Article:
By Nancy Gay, APR - May 10, 2019
Pam Lowry wanted to be a nurse for as long as she can remember. She read all of the Cherry Ames nursing novels growing up and loved going to work with her mom, an emergency room secretary, to observe the chaos. Lowry would often watch the ER staff treat patients and ask questions, something that modern patient information privacy rules would make almost impossible today. She says the staff took the time to teach her about being a nurse and working on a team. Their willingness to show her the ropes cemented her decision to become a nurse.
But it was her own battle with cancer and caring for her mother, who also fought the disease three times, that was a game changer for Lowry. “You take nothing for granted and learn to appreciate the little things in life. Celebrate every victory, no matter how small. When my mom was undergoing treatment, I wasn’t a nurse, I was a daughter. No one at her treatment facility knew I was a nurse until my mom told them. They treated her with so much compassion. On the outside looking in, you realize how important the little things are – a smile, a touch, a warm blanket, or an extra few minutes to talk. They all add up. I have always cared for my patients like they are my family and how I would want to be treated. Watching the care my mom received truly drove home the point of how much it really matters. We have no idea about the journey the patient and their families are on. Being on the outside looking in really solidified for me why I do what I do, and to keep doing it.”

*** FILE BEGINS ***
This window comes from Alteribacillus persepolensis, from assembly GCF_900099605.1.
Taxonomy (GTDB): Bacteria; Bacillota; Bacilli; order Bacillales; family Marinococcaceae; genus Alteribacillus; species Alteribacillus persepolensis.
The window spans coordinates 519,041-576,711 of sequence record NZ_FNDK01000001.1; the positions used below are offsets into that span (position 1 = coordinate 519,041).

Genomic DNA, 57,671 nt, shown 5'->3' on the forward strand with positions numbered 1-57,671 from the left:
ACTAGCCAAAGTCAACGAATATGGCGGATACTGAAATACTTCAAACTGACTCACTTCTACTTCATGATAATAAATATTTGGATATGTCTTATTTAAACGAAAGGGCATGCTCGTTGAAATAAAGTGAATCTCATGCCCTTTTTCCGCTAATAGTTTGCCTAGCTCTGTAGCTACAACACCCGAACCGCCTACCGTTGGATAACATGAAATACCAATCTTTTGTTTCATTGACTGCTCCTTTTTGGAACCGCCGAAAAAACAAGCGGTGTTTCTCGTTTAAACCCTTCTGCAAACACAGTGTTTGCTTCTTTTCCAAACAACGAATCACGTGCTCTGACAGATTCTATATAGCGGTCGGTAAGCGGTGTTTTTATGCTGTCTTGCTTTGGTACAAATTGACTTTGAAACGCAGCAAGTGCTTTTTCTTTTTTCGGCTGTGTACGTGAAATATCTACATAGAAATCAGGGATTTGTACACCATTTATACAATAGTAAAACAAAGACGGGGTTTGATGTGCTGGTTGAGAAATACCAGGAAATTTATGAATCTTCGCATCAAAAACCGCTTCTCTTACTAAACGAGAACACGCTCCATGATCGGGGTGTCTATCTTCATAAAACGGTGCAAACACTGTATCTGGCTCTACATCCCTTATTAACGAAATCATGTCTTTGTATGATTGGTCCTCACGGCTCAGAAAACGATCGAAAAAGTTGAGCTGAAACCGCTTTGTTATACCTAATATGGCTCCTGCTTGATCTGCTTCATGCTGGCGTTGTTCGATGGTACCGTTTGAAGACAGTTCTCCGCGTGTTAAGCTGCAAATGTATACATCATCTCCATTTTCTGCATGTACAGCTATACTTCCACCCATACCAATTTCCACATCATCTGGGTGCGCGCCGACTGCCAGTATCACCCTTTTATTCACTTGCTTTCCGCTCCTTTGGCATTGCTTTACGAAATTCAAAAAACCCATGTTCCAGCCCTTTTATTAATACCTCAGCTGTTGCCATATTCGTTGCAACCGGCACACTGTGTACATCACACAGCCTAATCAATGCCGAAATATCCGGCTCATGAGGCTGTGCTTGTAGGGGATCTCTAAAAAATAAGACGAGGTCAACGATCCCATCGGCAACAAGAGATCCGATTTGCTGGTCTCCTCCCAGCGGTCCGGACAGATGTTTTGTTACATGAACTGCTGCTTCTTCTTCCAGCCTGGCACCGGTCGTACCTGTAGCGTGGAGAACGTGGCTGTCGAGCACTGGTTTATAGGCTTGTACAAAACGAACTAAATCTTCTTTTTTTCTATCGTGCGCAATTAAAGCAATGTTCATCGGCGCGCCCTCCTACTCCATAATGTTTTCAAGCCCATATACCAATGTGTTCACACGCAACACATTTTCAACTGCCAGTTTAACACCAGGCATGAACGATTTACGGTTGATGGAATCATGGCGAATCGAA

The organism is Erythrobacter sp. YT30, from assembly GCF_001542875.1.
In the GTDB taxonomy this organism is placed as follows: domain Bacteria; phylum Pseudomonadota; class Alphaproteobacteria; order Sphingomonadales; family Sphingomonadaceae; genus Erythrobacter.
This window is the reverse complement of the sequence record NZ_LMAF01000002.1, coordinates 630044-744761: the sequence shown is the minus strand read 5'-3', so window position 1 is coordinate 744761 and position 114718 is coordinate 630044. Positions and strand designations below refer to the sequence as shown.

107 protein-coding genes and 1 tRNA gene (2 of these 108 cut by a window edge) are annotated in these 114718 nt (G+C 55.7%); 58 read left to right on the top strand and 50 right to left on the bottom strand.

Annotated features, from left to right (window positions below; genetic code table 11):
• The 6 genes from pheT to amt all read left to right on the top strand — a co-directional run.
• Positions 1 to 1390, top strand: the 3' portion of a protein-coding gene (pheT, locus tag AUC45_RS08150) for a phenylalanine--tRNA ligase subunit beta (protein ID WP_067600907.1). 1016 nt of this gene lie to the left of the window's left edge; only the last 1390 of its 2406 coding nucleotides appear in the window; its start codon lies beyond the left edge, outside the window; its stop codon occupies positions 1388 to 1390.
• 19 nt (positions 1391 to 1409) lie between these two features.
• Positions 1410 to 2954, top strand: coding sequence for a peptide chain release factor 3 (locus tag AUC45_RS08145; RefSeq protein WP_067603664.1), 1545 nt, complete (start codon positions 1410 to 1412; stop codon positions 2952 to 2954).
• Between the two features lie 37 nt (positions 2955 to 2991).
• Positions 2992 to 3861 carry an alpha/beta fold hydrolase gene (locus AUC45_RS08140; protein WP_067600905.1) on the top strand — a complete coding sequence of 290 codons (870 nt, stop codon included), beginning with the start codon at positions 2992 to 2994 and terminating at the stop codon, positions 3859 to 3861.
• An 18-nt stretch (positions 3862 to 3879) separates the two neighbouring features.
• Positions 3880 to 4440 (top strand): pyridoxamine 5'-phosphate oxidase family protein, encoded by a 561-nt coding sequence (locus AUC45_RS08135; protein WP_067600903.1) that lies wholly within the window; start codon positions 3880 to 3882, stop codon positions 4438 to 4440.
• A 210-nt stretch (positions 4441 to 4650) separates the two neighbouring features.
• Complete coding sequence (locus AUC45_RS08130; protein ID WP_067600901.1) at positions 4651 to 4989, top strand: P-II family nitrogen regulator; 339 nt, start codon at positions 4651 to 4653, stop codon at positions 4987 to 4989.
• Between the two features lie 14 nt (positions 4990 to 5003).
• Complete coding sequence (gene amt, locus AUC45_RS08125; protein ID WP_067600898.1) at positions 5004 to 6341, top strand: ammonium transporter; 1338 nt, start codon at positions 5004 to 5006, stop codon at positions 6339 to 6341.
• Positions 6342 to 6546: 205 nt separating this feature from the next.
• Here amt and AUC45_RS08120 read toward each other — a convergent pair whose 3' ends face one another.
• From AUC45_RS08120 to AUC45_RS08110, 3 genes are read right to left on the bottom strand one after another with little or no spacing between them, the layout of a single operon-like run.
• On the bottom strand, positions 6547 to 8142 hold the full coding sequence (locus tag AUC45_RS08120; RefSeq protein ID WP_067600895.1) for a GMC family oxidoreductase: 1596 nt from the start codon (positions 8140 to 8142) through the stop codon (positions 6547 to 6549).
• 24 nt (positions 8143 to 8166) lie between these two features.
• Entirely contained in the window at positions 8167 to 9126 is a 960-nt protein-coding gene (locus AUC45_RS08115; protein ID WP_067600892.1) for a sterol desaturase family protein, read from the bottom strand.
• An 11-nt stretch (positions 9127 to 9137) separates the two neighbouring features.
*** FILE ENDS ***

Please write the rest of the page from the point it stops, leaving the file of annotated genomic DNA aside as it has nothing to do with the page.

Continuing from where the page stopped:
Lowry has been a nurse for 27 years. She has spent the last six of those years at Moffitt Cancer Center, where she recently received the Outpatient Nurse of the Year Award. She began her Moffitt career in the Head and Neck Clinic and now works in the Malignant Hematology Clinic. Lowry has seen a lot of changes over the past three decades. She says while there is more autonomy and respect, she feels we’ve lost the personal touch by being so focused on computers.
Lowry says nursing is much more than a job. It’s a passion. A wise old-school nurse once told her, “You can do so much more with a touch that you can with any instrument.” Lowry says that’s what nursing is all about and it is something she’ll never forget. She encourages those entering the nursing profession to be personable because “Patients can see right through someone who is just going through the motions.” She says it’s okay to cry and, more importantly, it’s okay to care. “We wear out hearts on our sleeves,” she adds. “That’s why we are nurses.”